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11/6/2017 10:15:00 AM
Knox County Development Corp. still taking small steps toward mini industrial park

Jenny McNeece, Vincennes Sun-Commercial

Members of the Knox County Development Corp. continue to eye improvements to the U.S. 41 Industrial Park.

Kent Utt, president of the KCDC, told members Friday morning during their monthly meeting held at Vincennes University’s Isaac K. Beckes Student Union that he’s working with Vincennes Water Utilities and Banning Engineering to design an extension to the existing sanitary sewer line in the park to service the potential smaller clients KCDC hopes to attract there.

KCDC members months ago began the process of changing the covenants associated with the industrial park to allow for the development of a mini-park, or a collection of smaller plots across about 25 acres.

The plan, KCDC leaders said, was in direct response to a growing demand from smaller business owners wanting to relocate in the industrial park.

The original design was for 12 plots; that’s since been downsized to six, Utt said Friday morning.

“But it will still be very adaptable to smaller clients,” Utt said, “but not as dependent on (major) infrastructure (changes).”

Even so, Utt said the organization will need to move forward in constructing a 90-foot sanitary sewer line — an extension off a major line installed when Farbest Foods Inc. moved in in 2013 — to run along Elkhorn Road toward U.S. 41.

That line, according to the utility’s general manager Kirk Bouchie, would then be in place to service any smaller clients that choose to build there.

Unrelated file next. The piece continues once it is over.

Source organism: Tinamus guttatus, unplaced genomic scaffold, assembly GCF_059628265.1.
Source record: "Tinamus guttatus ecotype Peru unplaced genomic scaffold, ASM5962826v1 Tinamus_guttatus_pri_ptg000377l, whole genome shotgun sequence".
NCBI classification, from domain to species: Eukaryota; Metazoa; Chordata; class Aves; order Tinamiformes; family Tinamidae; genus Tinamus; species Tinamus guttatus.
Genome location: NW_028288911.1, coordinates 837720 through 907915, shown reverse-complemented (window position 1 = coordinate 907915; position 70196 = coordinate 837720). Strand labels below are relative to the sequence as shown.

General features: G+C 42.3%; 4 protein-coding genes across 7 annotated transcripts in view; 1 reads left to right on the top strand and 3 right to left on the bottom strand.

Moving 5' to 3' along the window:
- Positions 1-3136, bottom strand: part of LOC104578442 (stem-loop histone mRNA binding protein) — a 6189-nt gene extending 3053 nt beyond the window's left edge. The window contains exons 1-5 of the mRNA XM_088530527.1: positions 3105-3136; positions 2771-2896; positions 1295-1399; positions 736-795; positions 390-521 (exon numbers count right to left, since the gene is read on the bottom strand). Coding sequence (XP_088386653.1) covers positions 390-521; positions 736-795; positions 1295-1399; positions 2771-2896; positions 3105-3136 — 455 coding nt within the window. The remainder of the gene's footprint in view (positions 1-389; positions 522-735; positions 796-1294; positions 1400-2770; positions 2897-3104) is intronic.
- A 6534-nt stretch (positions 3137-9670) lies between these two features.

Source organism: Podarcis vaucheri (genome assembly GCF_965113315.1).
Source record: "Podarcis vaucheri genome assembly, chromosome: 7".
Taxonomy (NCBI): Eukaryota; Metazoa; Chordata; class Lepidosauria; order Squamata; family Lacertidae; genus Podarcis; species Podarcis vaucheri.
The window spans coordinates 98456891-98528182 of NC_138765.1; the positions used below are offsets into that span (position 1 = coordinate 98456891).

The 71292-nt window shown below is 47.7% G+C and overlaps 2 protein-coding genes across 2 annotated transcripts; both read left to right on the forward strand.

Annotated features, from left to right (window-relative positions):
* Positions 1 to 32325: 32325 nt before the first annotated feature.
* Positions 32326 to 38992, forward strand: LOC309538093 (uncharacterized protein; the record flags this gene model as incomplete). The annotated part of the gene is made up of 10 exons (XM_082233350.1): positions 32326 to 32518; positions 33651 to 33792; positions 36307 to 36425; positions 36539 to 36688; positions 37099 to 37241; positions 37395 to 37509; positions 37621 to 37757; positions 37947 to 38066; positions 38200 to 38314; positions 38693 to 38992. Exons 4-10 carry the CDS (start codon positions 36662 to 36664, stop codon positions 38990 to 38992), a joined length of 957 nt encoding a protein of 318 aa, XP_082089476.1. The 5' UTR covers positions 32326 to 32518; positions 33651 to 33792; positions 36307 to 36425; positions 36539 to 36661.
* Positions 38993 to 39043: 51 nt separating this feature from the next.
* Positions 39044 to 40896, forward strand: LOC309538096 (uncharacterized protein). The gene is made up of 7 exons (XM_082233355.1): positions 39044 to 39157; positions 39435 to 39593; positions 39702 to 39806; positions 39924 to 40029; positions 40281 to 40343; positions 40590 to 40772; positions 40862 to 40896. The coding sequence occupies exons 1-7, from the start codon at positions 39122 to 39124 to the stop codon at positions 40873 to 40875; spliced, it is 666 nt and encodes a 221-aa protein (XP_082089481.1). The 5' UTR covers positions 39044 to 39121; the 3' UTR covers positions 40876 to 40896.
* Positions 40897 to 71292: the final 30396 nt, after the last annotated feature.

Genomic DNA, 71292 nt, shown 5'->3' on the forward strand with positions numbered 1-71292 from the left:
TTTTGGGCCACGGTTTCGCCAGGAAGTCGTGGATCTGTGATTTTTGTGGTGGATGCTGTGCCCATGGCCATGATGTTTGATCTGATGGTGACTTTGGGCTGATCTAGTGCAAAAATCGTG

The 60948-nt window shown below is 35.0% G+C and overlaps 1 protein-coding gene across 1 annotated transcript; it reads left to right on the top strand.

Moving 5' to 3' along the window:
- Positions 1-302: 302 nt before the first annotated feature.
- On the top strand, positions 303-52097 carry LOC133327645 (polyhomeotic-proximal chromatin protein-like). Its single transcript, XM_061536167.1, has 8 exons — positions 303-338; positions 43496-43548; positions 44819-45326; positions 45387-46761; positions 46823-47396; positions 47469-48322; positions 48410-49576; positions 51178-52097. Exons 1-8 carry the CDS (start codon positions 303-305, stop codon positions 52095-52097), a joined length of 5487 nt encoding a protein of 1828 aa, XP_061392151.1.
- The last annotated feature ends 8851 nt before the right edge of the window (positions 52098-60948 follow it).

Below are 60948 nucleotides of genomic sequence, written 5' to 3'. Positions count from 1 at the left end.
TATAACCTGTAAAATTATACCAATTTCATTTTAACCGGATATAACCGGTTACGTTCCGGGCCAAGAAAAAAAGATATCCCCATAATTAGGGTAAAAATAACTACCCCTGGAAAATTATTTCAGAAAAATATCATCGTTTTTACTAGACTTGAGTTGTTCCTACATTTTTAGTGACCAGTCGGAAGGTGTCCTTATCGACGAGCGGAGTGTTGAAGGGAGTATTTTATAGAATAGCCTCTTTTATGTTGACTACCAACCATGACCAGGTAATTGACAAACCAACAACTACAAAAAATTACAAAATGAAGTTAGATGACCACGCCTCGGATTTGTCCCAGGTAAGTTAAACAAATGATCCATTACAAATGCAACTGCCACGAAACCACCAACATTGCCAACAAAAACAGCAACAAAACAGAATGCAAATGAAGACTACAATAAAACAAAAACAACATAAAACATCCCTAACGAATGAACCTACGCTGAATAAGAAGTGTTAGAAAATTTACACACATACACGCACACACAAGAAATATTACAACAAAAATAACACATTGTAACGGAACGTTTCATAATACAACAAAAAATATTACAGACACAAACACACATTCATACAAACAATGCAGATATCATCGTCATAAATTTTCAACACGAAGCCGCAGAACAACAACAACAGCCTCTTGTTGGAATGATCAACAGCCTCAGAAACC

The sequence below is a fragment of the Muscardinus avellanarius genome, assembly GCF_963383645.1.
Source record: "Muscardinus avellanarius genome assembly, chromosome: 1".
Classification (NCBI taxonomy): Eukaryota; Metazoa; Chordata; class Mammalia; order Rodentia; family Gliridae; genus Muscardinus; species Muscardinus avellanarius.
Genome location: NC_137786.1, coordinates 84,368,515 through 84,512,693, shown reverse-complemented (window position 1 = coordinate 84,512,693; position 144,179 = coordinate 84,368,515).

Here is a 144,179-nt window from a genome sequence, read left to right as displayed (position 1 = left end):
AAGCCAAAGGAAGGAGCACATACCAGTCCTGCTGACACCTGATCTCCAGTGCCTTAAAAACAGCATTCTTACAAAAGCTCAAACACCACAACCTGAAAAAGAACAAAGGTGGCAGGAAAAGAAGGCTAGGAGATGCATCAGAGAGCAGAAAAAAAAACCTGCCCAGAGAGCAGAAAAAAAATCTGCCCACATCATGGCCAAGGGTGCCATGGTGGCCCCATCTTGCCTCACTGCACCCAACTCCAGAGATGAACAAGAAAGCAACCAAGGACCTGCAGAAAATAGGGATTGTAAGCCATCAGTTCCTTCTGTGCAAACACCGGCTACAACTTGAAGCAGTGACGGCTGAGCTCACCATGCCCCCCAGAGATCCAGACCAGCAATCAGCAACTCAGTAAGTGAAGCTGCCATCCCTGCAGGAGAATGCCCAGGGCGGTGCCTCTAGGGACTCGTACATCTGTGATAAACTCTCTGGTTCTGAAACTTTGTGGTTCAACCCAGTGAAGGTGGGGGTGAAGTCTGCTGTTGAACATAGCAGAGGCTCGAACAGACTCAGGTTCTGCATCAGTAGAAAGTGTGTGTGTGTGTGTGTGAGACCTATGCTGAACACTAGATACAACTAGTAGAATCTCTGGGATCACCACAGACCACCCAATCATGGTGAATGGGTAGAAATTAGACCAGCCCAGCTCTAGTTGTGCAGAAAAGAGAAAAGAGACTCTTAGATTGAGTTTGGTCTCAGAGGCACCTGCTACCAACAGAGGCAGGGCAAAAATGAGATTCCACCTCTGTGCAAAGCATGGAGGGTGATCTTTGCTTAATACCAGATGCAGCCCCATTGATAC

When the design is finished, Utt said it will be let out for bid. Once he has those numbers in hand, he said he will present them to the full board for possible approval.

Utt also told KCDC members of a recent endeavor in Jackson County to extend broadband internet service.

Jackson County REMC, a member-owned electrical cooperative based in Brownstown, recently began the process of investing more than $70 million in upgrading internet services across its 10-county service area.

“So we’re going to sit back and see how it works. And then keep the pressure on you all,” he told the group with a chuckle.

That sparked a quick conversation among KCDC board members about the lack of reliable internet service — and even cell service — across Knox County, the very reason why KCDC had been pursuing federal grant assistance to look into the possibility of constructing a high-speed broadband network.

Expanding the availability of high-speed internet service was identified as a top priority during KCDC's strategic plan that was completed last year. Community leaders again and again have said the lack of internet service in rural portions of the county is a problem and makes it difficult to attract businesses and people.

Utt said while local progress on such an endeavor has slowed, Stronger Economies Together, an economic development and planning initiative funded by the U.S. Department of Agriculture involving Knox, Daviess, Greene, Lawrence and Martin counties, could look at a combined broadband effort sometime in the future.

Related Stories:
• Ball State study: Broadband access lacking in rural Indiana areas

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